DENVER – The bipartisan talks to get DACA extended in Congress before March, some of which include involvement from both of Colorado’s U.S. senators, will be brought to the Senate floor in January, Sen. Jeff Flake says he was told by Majority Leader Mitch McConnell.
Flake made the announcement Wednesday after the Senate and House passed a sweeping tax cut package.
“I am also pleased that the Majority Leader has committed to bring the bipartisan DACA bill we are currently negotiating to the Senate floor in January,” Flake said Wednesday, adding that he was happy the GOP tax bill lowers the corporate tax rate.
Denver7 first reported earlier this month that Flake, an Arizona Republican who isn't seeking re-election, was working with Sen. Michael Bennet, D-Colo., and Sen. Dick Durbin, D-Ill., to put together a DACA deal that would include the Dream Act and some border security measures. The team had initially sought to have a deal by the year's end, but that now appears unlikely.
Two sources additionally told Denver7 that Sen. Cory Gardner, R-Colo., and Sen. Lindsey Graham, R-S.C., were part of the discussions.
Politico confirmed Tuesday that those five senators were part of the group, along with Sen. James Lankford, R-Okla., and Sen. Thom Tillis, R-N.C.
Politico also reported that White House chief of staff John Kelly had met with the senators Tuesday afternoon and said the White House would be giving them a list of additional border security measures it wants included in the deal in coming days.
Some of the border security measures that have been discussed include improving technology, adding fencing along certain parts of the border, as well as other border security-strengthening measures posed by U.S. Customs and Border Protection, including new drone technology, cameras, hiring incentives, and drug interdiction measures, two people told Denver7 earlier this month.
Flake told The Associated Press Wednesday that an asylum policy was also part of the discussions.
“Yesterday, one of my Republican colleagues looked me in the eye and said ‘we’re talking about amnesty. These are people who violated the law’,” Durbin said Wednesday in a new push for DACA protections. “Some of them, by his definition, violated the law when they were carried in their mother’s arms to the United States at the age of two. Does that sound right? Does that sound just? Does it sound fair to say that these are people who have broken the law in America? I don’t think so. We owe it to these young people to do the right thing.”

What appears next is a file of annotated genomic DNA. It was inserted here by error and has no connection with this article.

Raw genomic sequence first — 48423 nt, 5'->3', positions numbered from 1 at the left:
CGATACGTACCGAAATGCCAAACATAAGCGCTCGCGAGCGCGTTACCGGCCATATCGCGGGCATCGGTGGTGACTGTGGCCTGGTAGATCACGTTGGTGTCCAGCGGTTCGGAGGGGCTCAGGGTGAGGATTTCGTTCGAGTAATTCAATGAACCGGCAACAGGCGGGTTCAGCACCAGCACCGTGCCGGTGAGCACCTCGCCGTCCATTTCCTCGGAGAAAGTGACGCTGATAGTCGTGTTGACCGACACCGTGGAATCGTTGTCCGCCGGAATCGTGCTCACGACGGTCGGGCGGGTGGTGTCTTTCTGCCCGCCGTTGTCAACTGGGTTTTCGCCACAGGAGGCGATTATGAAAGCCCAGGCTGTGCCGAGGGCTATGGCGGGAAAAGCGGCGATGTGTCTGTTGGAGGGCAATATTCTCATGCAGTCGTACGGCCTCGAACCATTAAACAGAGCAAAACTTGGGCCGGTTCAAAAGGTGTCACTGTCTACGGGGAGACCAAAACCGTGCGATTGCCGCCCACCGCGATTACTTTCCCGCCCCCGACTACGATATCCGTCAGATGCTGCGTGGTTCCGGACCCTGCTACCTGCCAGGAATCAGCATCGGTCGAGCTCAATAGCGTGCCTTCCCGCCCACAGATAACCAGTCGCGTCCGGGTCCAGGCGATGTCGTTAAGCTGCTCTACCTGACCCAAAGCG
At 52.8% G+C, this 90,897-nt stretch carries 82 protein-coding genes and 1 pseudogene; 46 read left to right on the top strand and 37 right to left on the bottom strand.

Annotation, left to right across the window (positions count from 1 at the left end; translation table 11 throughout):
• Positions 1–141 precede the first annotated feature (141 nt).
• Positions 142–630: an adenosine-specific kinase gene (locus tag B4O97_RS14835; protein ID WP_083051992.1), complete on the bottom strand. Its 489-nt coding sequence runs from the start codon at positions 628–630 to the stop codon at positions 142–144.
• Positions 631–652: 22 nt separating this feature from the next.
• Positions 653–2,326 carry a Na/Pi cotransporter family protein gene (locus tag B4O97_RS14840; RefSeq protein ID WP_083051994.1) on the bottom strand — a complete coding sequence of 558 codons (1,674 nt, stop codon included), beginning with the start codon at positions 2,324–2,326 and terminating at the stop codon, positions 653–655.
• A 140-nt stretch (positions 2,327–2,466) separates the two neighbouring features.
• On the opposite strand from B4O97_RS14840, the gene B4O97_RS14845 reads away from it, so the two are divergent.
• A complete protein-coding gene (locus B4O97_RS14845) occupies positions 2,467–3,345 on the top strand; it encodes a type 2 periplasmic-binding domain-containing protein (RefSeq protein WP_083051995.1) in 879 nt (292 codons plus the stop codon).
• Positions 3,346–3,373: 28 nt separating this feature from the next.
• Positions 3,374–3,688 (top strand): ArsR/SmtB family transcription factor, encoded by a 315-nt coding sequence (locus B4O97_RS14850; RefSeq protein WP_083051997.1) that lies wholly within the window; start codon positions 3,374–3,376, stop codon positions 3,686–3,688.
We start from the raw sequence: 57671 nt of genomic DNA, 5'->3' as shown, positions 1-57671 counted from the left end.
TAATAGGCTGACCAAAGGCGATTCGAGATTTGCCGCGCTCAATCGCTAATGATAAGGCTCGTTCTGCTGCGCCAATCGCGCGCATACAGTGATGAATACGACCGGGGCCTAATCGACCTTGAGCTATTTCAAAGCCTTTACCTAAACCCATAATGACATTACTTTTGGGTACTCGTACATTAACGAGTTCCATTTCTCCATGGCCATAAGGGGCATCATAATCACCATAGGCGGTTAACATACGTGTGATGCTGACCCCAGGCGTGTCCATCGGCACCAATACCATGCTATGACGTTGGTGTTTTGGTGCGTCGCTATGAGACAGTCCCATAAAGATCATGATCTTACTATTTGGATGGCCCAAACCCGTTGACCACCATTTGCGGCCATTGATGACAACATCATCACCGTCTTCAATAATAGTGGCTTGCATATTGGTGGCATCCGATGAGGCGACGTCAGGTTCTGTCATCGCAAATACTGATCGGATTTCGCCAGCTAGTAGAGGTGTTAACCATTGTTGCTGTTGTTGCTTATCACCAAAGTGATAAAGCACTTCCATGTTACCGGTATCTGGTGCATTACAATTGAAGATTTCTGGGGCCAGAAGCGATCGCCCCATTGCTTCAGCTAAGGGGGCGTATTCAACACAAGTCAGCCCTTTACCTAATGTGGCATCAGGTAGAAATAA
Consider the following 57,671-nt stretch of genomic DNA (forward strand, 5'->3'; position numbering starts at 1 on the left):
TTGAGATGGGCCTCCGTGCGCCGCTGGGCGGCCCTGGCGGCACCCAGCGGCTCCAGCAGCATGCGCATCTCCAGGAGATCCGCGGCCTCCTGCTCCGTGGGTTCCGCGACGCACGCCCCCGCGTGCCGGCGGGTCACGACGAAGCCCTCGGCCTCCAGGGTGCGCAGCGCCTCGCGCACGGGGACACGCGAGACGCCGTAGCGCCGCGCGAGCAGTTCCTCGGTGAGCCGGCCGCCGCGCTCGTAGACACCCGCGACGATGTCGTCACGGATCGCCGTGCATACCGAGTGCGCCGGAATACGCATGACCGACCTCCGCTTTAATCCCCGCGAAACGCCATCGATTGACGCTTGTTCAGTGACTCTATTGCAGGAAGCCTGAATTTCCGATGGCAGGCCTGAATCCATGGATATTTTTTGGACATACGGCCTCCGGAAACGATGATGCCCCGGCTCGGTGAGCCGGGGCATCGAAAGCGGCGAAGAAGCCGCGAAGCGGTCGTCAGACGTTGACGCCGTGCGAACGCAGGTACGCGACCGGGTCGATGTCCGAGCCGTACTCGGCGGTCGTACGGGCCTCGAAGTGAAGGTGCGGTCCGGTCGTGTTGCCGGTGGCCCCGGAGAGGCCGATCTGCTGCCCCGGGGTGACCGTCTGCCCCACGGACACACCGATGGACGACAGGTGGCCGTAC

Graham and Durbin, the No. 2 Democrat in the Senate, have again led the Dream Act push this year. Durbin was in outside talks with a panel of Republicans working on the Secure Act in the months since they started crafting their proposal, but balked at them lumping in stringent interior security measures with other border security measures when their proposal was unveiled earlier this month. There are also several other discussions ongoing.
The latest version of the Dream Act would allow Dreamers to get permanent residency if they were brought to the U.S. before age 18, graduate from high school or earn a GED, pursue higher education, work lawfully for at least three years or serve in the military, pass background checks, and show proficiency in English.
Graham is the lead sponsor of this year’s version of the bill, which Durbin first proposed more than a decade ago. Durbin, Flake, Bennet and Gardner are all cosponsors of the measure.
Gardner signed on with Bennet to cosponsor the Dream Act in September. It was his first time cosponsoring such legislation. The House never brought a vote on the “Gang of Eight” Senate bill while Gardner was there in 2013.
In a statement made to NBC News Wednesday, McConnell said the discussions were ongoing, and said: “I encourage those working on such legislation to develop a compromise that can be widely supported by both political parties and actually become law.”
McConnell further said he supports the Secure Act, which was put together by Republican Sens. John Cornyn and Chuck Grassley, among others, in a working group this fall. Many Democrats in the Senate say the Secure Act isn’t a serious bipartisan offer, however. Neither Cornyn nor Grassley has ever supported the Dream Act the several times it’s been introduced since 2001.
“Senator Gardner is a sponsor of the Dream Act, so of course that’s the legislation he would like to be signed into law – that’s why he sponsored it. However, his top goal is to find a bipartisan solution that allows children who came to this country without documentation, through no fault of their own, have the opportunity to remain here lawfully,” Gardner’s spokesman, Casey Contres, told Denver7 when we reported the discussions earlier this month. “He’s open to many different solutions that will continue to be discussed that achieve that goal.”
After the tax bill’s passage Wednesday, Bennet continued to urge a DACA extension, among other priorities like funding CHIP.
“Republicans are celebrating a hollow political ‘win,’” Bennet tweeted. “Meanwhile... 9 million kids are waiting for health care funding. Dreamers are waiting for protections. And middle-class families in Colorado are STILL waiting for real, lasting tax relief.”
The federal government says there were 154,000 people eligible to renew their DACA status before a deadline in October, but about 20,000 people did not apply and will not be protected from being deported.
Colorado Gov. John Hickenlooper and a bipartisan panel of nearly a dozen governors wrote to congressional leadership Wednesday demanding DACA be extended as soon as possible.